Kid’s Health

  • On average, during the pandemic, American children’s screen time doubled and their time to play outside went from 90 minutes to 25 minutes a day.
  • One book recommended by the panel of pediatricians was The Secure Child: Helping Our Children Feel Safe and Confident in a Changing World by Stanley Greenspan.
  • If parents have questions about health-related issues, including vaccines, they can check out Healthy Children (sponsored by the American Academy of Pediatrics).
  • The University of California San Francisco has a comprehensive guide to help families assess whether health information is credible and accurate.

 If you’d like to get involved with advocacy work this year, please email me at Thank you!

October is Disability History Month!

As the current GHE legislative/ advocacy chair I’d like to briefly write about what Disability History Month is and the work our school is doing to recognize it.

In 2008 the WA State Legislature established Disability History Month as a civic holiday to raise awareness and understanding of disability rights and recognize the contributions disabled people have made to society. Disability History Month is now observed annually and promotes the inclusion of people with disabilities. The month has been recognized in many ways. One of my favorites is the video series, “One Out of Five” that The Office of the Education Ombuds created in 2019. This is one of the videos and features  Shorewood High School graduate Kenassa Sarka.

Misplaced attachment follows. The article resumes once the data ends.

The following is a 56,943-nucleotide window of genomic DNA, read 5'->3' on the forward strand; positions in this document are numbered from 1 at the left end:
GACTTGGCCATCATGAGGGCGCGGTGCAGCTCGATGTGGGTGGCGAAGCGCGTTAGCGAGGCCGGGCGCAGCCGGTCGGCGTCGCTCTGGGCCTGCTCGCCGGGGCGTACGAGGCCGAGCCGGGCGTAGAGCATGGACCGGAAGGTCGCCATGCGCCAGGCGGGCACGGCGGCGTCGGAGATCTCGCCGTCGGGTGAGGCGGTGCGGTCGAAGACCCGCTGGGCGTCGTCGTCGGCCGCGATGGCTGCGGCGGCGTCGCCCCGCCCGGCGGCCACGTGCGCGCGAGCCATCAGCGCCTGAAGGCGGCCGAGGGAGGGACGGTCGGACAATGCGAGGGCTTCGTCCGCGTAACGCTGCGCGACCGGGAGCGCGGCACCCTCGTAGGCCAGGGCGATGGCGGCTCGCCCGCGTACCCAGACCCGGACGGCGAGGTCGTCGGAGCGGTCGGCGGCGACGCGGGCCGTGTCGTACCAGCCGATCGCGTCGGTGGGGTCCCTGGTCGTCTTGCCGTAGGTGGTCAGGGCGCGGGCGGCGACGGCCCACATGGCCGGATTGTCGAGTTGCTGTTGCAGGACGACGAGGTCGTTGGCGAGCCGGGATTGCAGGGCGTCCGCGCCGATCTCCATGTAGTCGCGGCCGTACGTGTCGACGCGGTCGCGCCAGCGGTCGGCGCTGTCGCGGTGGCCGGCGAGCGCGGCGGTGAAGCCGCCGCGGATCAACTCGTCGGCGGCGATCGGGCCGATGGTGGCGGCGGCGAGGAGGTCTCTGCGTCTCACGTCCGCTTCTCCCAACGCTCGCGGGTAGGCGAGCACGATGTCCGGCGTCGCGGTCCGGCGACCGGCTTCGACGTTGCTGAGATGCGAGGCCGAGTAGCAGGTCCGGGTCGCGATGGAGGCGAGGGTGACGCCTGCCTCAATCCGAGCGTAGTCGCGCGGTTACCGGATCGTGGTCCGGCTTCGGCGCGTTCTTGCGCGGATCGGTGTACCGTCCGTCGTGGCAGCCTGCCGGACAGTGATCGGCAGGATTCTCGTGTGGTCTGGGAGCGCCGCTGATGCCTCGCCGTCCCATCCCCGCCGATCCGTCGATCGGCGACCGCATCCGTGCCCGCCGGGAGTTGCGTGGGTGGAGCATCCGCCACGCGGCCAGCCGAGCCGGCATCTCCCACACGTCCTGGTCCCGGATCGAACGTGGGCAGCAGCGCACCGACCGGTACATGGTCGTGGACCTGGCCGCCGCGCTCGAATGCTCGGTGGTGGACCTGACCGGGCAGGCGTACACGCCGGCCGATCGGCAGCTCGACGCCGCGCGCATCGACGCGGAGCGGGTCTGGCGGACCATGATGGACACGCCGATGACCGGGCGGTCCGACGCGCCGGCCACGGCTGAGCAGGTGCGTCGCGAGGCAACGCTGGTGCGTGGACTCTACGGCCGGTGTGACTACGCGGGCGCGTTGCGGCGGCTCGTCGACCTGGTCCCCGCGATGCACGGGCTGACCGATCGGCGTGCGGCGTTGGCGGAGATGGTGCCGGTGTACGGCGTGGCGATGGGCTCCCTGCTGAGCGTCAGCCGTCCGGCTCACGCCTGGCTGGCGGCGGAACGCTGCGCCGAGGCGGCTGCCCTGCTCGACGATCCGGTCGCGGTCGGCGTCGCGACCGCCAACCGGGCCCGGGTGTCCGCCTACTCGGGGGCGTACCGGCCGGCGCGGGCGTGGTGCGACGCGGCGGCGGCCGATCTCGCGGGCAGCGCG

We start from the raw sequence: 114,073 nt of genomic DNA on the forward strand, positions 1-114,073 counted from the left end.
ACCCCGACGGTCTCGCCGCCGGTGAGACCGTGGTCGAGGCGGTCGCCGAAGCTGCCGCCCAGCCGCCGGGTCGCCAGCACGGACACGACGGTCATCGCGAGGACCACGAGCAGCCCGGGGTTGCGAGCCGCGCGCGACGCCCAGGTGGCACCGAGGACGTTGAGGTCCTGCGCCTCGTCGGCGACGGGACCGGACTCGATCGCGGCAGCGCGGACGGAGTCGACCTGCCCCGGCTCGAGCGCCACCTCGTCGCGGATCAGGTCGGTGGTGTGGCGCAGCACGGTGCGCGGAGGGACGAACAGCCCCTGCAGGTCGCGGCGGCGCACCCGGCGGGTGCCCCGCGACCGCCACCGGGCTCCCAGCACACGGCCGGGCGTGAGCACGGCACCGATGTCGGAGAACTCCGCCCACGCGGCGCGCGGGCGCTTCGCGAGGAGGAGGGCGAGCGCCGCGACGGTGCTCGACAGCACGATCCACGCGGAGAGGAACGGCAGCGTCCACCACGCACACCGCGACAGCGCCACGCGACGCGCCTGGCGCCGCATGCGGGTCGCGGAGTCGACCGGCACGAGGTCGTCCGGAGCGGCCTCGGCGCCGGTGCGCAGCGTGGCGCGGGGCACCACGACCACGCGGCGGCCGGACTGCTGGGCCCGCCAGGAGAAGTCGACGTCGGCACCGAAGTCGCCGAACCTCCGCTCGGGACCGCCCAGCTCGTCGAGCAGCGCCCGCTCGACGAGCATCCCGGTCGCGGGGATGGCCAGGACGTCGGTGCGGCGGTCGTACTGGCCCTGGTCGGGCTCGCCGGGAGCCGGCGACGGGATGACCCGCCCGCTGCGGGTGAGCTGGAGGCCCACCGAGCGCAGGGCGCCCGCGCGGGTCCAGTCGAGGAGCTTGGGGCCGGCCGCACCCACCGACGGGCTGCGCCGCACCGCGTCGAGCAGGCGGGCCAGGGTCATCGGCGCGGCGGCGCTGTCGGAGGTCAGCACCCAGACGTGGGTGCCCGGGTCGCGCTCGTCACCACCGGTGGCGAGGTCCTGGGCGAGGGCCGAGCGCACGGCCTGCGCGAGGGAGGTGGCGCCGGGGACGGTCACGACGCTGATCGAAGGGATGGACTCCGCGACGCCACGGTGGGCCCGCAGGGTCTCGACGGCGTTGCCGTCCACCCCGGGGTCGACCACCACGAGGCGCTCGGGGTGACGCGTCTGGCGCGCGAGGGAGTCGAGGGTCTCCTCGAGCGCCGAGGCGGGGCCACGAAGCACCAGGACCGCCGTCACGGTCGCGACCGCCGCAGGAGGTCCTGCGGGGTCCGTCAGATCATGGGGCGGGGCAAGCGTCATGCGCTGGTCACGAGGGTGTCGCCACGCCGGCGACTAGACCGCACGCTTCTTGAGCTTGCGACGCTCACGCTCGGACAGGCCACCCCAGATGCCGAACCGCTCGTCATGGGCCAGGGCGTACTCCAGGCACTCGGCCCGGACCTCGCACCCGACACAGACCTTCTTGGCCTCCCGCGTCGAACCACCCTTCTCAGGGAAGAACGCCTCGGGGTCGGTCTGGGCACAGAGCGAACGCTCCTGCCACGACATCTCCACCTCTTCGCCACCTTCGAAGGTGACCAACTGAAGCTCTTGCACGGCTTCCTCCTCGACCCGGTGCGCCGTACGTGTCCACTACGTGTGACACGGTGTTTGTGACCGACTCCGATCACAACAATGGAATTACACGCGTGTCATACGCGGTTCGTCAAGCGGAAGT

In terms of recognizing the month at GHE, Assistant Principal Lisa Clayton led a staff training on teaching about disabilities. Many teachers are doing lessons around disability history, and some are hopefully using the incredible virtual rooms that our own virtual room rock star Leigh Ann Johnson created for the Seattle Special Education PTSA for Disability History Month this year (children’s virtual roomteens and adults virtual room). The Foxes of a Different Breed group is also planning a talk for the end of the month that will be open to all GH families.